Game day. The Lions file into the locker room, looking sharp in their suits, folks lining the walkway cheering them on. Filmed with a hand-held, from a little below, Vince has the appearance of being pursued. He rushes past the crowd and into the locker room. Inside Hastings tells Vince that Coach wants to see him. Vince heads in. And there will be no storming out on Coach, I can predict that much. Coach asks Vince what's going on with him. Vince starts with the top layer -- he's annoyed he wasn't asked about Jess being in the room. Also, he's annoyed by these new rules, the shirts and ties and stuff. But Coach knows this is only the top layer. And he is not just a molder of men, but a spelunker of hearts. He will get to the bottom of this! Coach asks Vince to close the door and then starts in: he tells him that when he first met him, he was climbing out of a police car and people said that he was a punk. Vince says "screw you" but Coach doesn't take the distraction bait. He tells him that they're talking about character, about striving to be better than everybody, and Vince has done this and everyone is proud of him. And with this, Coach breaks through to the cave within Vince's heart. "Coach, my dad just got out of prison, and I can't stand him." He tells him about how his mom is asking him to be better and forgive his father, and now Coach is asking him to be better. And then he just lets it all out, yelling, "I don't know how to be better! Cuz he never taught me how!" An assistant coach butts his head in and Coach tells him to shut the door as Vince keeps yelling. Coach leans forward and tells Vince this is all about the striving to be better, not the actual being better. "You gotta try. That's character. It's in the trying." Coach gives the emotional Vince a few minutes to gather himself up. And perhaps maybe a few of us need those minutes ourselves.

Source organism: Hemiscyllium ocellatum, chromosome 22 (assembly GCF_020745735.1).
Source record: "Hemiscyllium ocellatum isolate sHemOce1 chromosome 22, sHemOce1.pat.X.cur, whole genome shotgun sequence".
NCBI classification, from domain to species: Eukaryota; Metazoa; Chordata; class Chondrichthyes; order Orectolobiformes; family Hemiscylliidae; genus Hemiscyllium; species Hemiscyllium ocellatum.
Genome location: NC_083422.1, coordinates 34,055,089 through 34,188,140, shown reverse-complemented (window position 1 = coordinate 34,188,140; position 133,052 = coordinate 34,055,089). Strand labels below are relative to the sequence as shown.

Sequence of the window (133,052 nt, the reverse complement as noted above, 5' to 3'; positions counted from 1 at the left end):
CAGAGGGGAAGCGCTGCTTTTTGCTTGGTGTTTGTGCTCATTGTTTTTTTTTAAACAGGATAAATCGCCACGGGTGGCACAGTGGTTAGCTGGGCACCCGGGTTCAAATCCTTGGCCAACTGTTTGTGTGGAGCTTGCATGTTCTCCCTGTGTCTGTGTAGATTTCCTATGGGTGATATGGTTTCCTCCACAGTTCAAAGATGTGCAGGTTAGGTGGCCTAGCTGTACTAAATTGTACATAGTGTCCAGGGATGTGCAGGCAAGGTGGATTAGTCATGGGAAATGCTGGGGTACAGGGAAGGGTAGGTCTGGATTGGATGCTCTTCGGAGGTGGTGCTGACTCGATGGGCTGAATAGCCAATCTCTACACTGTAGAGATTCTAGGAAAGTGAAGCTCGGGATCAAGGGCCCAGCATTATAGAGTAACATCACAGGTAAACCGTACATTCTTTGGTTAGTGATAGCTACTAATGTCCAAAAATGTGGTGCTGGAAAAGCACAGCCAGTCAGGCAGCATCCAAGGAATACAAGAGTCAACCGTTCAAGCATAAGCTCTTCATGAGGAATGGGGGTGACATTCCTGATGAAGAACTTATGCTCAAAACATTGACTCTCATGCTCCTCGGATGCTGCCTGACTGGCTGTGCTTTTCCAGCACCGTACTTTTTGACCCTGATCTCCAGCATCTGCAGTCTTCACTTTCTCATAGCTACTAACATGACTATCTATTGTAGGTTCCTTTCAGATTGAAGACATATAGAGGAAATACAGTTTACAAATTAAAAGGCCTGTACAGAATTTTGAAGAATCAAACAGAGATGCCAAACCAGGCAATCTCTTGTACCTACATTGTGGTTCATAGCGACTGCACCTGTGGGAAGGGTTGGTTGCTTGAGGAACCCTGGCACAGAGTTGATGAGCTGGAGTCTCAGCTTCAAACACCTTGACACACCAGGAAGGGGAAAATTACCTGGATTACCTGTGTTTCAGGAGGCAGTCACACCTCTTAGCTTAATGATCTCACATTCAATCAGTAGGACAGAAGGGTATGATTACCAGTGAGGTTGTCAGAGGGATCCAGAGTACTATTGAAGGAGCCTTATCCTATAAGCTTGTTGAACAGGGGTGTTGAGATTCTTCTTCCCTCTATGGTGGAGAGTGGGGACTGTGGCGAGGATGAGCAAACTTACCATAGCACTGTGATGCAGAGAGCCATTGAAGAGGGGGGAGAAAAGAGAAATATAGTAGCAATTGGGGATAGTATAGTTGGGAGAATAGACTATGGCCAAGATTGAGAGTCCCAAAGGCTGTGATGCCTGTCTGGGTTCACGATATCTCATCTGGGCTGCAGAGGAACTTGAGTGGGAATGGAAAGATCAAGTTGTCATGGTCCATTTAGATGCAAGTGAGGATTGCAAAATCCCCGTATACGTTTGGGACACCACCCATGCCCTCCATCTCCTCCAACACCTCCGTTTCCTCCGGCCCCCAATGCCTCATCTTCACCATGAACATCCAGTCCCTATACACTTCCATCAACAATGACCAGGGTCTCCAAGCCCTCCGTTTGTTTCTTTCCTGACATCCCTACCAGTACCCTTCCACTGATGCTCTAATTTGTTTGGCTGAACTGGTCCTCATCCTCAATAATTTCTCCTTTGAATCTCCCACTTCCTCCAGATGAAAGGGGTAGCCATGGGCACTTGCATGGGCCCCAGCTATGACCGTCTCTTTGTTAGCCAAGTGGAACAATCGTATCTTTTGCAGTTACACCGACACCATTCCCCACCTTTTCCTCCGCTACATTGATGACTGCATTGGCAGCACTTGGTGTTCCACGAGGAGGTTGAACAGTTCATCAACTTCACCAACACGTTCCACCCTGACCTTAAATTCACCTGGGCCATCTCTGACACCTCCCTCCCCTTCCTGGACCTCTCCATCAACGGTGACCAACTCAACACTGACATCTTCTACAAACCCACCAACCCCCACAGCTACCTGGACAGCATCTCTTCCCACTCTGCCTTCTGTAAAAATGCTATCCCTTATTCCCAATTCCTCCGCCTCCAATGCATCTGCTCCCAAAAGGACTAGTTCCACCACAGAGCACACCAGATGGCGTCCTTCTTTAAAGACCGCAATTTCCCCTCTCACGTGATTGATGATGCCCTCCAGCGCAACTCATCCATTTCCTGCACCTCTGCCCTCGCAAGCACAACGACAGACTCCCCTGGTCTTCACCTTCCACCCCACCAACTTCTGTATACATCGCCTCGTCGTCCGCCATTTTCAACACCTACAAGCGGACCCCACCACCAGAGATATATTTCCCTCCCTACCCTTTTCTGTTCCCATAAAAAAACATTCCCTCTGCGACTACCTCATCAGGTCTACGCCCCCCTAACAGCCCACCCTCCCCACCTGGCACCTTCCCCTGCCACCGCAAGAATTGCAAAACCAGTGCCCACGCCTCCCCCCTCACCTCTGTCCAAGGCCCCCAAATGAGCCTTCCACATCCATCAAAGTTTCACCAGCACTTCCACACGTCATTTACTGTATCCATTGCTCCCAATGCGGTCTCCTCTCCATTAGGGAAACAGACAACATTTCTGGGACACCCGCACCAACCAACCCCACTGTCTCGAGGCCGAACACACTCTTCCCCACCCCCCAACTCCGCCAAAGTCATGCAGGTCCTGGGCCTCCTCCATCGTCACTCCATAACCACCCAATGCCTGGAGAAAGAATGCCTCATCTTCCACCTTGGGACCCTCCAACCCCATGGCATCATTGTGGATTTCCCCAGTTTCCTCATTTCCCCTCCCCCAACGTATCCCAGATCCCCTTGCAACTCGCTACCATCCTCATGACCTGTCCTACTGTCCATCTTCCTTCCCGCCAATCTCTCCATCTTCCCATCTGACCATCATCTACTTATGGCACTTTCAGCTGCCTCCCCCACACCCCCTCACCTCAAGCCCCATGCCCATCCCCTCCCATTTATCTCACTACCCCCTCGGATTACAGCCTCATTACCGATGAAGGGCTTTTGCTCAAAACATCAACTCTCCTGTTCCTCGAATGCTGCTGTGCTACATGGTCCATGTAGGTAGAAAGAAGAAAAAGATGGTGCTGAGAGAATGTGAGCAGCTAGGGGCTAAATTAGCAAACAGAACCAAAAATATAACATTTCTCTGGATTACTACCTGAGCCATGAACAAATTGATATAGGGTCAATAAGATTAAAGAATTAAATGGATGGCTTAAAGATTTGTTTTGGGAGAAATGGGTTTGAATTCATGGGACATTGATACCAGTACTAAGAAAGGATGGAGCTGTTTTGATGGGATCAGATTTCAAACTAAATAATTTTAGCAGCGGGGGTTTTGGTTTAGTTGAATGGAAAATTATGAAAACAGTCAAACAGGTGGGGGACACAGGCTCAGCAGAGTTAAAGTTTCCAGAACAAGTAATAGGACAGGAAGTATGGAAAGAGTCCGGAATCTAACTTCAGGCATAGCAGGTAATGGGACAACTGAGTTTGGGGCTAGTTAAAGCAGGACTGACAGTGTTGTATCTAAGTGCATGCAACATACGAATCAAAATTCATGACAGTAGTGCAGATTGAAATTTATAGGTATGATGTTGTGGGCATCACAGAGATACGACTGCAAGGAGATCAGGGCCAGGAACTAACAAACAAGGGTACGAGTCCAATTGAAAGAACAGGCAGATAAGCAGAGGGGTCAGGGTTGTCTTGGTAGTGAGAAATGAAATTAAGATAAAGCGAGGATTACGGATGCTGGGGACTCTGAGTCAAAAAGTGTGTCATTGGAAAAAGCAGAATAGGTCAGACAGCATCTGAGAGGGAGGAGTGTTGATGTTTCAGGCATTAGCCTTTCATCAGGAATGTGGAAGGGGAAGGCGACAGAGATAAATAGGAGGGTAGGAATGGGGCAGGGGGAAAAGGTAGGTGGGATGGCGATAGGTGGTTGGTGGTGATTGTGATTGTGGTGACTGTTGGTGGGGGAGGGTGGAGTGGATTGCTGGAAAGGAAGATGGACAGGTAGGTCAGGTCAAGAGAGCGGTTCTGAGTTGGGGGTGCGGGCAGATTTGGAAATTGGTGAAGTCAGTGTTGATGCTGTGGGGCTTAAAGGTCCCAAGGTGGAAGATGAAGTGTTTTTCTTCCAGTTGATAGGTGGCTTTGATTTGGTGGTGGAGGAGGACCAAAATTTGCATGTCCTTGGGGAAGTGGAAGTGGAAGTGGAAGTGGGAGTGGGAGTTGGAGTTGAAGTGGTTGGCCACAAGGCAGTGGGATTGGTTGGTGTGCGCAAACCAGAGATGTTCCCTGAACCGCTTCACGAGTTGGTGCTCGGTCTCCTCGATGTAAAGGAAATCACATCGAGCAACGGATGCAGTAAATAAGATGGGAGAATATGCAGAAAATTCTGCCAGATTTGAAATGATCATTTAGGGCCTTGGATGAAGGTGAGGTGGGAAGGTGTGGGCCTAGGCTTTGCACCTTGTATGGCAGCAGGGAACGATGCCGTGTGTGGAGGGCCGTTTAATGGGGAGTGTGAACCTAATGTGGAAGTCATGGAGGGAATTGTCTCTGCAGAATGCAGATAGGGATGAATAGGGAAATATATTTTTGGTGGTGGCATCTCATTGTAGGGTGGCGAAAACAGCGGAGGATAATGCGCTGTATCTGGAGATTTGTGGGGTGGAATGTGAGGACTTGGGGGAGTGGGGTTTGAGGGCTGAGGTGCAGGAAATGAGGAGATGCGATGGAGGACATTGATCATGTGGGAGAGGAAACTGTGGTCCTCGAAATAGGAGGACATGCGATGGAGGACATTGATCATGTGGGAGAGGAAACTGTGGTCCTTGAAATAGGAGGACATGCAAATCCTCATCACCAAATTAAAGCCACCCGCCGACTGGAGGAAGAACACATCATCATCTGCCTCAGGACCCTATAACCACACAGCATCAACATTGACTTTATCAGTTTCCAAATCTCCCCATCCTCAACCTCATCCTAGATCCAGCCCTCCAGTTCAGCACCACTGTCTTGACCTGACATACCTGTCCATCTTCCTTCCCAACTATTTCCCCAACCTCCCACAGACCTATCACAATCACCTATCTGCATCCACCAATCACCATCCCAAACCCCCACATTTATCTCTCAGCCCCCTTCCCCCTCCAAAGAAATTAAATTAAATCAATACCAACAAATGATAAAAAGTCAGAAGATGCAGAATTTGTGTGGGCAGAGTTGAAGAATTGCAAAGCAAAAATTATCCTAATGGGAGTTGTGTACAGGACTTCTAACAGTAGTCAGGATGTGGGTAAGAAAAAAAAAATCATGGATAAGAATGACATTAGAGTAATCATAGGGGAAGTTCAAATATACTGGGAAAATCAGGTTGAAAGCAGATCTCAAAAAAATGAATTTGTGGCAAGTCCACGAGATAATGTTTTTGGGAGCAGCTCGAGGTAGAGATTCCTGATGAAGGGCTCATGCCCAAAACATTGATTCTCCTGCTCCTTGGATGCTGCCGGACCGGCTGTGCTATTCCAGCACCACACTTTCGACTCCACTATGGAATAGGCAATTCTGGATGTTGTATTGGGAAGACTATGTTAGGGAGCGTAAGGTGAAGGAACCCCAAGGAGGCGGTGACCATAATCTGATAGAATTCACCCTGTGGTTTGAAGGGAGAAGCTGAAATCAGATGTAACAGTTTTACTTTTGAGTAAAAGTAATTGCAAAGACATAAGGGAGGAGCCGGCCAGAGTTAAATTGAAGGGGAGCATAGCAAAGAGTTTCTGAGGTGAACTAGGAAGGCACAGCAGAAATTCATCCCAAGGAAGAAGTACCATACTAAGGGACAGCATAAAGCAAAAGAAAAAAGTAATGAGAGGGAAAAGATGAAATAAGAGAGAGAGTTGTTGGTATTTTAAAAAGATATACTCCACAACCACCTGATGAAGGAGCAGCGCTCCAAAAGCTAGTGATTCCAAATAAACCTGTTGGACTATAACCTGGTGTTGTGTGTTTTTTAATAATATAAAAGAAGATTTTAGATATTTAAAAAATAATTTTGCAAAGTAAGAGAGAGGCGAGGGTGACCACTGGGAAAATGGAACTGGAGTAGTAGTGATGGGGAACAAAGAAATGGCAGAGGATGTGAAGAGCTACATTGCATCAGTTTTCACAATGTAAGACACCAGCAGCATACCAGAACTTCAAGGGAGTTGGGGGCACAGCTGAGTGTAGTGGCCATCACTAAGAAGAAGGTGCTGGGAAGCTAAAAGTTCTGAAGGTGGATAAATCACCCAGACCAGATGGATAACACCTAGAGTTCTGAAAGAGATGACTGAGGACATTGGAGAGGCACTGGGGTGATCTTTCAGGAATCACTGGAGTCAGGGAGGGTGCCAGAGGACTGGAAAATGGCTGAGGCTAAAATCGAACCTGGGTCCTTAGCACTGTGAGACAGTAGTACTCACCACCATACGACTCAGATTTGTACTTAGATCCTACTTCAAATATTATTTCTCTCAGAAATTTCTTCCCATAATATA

Commercials. Game time. We're in the huddle, Vince calls a complicated play. The Lions are down by a touchdown. Vince throws the ball, then runs the ball, then throws the ball again for a touchdown. Game is tied. The other team gets the ball and Vince leads the crowd in a chant of "De-fense!" The Lions not only stop the ball, they force a fumble and recover it. So with under a minute to go, they've got the ball and a chance to win. Vince looks into the crowd and sees his mother cheering him on. Just as the ball snaps we see his father make his way onto the sidelines. The announcers tell us that Vince has been carrying this team all night, and back on the field, sure enough, Vince just runs the ball himself for another touchdown and the win. His dad smiles and the kids on the field celebrate, so much that they get a flag for it. Coach comes out to shake Vince's hand, and Vince looks so young and pure in his joy here as Coach tells him that this was one hell of an effort, that this is character. Vince sort of just leans into this makeshift father (and that lean is, by my estimation. the surprise tearjerker of this episode) as his real father looks on from the sidelines, finally realizing that he totally and irretrievably fucked up with this whole "father" thing.